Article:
It also will not give you more traffic, just because you run multiple nodes - all nodes behind the same /24 subnet of public IPs will get the same amount of traffic as only one node (this is the reason of probability to have a vetting period longer - to get 100 audits, the node should have auditable data, but this data will be distributed between all such nodes, so each node could have less audits due insufficient amount of auditable data).

So what’s the point in bulk identity generation, especially if the authorization token will be the same until you use it?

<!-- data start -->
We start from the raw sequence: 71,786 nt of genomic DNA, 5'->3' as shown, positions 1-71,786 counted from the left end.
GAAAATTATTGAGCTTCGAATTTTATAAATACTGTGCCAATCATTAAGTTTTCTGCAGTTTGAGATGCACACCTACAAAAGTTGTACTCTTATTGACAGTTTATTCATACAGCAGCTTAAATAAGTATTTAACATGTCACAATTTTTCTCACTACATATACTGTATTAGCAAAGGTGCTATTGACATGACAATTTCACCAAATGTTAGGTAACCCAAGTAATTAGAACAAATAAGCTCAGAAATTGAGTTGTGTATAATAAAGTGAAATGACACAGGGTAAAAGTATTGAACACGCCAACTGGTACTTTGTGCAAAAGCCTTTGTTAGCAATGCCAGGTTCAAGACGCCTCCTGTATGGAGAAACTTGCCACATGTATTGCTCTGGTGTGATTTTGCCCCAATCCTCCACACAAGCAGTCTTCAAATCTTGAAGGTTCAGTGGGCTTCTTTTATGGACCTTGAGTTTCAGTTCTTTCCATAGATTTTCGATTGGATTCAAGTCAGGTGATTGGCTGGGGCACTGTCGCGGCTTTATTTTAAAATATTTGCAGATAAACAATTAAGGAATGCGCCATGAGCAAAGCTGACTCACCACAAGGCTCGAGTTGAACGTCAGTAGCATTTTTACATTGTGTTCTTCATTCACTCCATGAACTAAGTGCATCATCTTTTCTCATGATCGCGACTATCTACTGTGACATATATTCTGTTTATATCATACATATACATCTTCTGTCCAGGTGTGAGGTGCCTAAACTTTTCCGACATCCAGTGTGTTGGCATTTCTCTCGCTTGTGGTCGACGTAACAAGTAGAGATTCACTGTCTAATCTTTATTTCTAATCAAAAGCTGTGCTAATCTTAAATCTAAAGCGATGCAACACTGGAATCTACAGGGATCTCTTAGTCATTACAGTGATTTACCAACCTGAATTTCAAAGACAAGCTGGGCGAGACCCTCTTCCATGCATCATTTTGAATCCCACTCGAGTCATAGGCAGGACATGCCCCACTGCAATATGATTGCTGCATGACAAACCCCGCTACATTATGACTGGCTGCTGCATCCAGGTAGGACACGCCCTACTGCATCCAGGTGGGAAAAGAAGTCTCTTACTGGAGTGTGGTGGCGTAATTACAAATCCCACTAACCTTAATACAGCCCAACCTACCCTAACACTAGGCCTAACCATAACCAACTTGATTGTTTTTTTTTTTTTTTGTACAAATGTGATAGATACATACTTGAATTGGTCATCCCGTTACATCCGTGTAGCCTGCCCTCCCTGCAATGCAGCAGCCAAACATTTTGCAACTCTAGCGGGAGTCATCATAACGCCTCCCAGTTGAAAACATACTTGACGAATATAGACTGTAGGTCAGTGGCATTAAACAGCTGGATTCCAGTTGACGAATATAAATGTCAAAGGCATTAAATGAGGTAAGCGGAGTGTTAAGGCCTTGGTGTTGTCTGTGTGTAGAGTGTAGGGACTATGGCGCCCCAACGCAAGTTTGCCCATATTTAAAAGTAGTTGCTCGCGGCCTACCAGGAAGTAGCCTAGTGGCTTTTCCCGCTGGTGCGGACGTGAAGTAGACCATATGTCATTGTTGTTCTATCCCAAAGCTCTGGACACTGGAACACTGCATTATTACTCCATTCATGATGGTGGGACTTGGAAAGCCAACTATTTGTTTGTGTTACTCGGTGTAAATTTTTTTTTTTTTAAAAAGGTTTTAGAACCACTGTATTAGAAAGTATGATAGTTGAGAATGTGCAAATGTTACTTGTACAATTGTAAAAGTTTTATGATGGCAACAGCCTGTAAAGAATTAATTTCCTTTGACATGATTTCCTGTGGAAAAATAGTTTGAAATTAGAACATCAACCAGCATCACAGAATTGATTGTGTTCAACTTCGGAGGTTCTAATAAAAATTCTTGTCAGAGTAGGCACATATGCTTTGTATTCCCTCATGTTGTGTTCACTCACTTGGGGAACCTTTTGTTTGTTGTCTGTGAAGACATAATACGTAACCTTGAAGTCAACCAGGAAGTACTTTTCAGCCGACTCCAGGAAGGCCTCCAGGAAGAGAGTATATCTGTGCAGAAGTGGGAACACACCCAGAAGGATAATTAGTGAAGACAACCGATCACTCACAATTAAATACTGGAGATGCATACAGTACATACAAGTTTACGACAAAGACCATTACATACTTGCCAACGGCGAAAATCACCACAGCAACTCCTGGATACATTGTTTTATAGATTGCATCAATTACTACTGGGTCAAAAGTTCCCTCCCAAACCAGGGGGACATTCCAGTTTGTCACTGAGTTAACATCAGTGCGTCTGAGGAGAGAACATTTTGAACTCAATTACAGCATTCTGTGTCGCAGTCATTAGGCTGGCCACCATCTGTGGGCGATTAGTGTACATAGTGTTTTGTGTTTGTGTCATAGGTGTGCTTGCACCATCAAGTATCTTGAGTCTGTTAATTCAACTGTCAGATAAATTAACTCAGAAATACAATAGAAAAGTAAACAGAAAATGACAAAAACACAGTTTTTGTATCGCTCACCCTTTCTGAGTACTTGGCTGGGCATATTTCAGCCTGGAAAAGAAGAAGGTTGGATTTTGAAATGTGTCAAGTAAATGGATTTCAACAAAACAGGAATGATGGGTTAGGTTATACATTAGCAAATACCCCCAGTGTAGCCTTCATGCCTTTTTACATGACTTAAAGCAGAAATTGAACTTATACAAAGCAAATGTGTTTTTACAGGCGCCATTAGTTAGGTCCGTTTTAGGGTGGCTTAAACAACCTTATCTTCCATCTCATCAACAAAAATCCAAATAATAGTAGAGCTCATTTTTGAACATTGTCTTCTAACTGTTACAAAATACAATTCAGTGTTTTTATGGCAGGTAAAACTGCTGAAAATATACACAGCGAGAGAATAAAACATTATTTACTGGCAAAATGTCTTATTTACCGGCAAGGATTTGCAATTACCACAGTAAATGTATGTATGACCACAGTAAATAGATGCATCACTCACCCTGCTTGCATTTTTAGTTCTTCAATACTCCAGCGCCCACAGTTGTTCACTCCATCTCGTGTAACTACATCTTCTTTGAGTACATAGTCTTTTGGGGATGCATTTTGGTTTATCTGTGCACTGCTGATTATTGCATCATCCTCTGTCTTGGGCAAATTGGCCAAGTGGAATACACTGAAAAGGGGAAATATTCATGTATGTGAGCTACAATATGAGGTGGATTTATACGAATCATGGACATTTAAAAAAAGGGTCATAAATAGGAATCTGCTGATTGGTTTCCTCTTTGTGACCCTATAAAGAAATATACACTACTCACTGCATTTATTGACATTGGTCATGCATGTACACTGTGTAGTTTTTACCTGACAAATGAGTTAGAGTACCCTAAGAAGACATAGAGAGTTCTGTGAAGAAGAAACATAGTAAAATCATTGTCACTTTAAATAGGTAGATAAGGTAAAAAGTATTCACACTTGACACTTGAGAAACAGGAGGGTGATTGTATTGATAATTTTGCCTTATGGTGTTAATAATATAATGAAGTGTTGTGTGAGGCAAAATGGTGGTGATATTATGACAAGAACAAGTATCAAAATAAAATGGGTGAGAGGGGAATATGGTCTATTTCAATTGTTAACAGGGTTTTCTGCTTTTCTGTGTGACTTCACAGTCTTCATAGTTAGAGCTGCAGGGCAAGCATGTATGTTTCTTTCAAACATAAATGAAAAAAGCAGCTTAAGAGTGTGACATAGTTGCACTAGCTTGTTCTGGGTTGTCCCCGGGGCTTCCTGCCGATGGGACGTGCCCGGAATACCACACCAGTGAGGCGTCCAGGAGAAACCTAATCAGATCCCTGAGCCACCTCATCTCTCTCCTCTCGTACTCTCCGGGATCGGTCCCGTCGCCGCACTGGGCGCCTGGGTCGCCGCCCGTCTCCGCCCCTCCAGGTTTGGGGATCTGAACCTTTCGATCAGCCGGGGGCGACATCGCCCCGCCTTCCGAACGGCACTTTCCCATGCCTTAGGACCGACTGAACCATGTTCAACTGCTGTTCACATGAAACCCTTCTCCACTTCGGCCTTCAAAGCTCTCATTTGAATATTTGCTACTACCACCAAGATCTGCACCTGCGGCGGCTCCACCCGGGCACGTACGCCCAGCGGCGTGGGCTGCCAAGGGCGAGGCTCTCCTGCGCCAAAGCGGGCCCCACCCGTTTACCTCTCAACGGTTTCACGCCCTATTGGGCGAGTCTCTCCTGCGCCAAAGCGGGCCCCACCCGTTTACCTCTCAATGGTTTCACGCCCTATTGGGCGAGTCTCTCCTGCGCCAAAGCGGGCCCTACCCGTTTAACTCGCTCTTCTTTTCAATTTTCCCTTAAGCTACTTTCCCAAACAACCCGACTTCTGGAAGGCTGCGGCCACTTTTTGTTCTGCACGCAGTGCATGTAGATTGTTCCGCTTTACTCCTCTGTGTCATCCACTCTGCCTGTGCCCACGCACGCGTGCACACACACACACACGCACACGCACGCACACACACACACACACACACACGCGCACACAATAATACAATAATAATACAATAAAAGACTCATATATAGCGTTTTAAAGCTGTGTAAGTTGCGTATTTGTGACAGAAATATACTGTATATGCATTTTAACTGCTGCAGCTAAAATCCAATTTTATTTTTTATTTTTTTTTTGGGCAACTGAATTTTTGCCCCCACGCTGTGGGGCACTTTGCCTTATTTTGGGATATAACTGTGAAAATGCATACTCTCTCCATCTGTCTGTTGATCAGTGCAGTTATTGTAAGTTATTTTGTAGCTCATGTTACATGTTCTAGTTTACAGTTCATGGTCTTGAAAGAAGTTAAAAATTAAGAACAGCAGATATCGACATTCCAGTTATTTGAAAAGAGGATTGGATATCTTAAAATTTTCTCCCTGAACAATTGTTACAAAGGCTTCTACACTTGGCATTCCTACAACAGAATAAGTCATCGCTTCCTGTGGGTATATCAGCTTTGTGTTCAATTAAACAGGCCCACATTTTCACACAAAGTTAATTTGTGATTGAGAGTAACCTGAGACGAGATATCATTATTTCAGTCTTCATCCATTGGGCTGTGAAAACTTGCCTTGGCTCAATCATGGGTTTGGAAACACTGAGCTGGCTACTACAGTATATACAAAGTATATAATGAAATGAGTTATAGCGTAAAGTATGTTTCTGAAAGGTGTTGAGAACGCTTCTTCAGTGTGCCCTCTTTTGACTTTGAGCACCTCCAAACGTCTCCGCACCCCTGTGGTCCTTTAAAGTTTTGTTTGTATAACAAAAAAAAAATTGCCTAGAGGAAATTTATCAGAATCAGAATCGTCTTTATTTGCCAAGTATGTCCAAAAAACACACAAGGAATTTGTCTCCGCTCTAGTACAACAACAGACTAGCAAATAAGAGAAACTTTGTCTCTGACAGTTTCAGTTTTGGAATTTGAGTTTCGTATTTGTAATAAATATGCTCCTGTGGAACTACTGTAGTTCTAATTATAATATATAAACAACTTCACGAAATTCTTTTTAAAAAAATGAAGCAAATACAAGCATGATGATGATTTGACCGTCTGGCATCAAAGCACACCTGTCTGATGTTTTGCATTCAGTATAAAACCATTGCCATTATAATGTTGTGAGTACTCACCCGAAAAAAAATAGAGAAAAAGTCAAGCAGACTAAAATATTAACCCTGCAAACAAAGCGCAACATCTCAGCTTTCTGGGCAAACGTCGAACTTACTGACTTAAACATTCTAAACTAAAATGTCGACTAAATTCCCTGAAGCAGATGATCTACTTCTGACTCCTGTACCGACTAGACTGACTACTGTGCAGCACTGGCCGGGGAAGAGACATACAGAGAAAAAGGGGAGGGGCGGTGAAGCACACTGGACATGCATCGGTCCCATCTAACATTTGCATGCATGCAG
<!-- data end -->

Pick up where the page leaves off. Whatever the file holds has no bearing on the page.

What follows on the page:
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Hiya friend. In my case, the reason for creating the script is threefold

  1. I like to plan ahead. I don’t have oodles and boodles of compute power (or luck), so I like to generate a few identities into the future. That way I can immediately create a new node when I want
  2. I found a bunch of old drives in sizes ranging between 500 and 1000GB. I think it would be fun to create a handfuld og “trash nodes”… for which I need multiple identites. The goal here is not really vetting the nodes as fast as possible, or generating as much revenue as possible for that matter, the goal is just to have fun
  3. I have not contributed to the Github project yet - this was fun challenge, that could still help the community :slight_smile: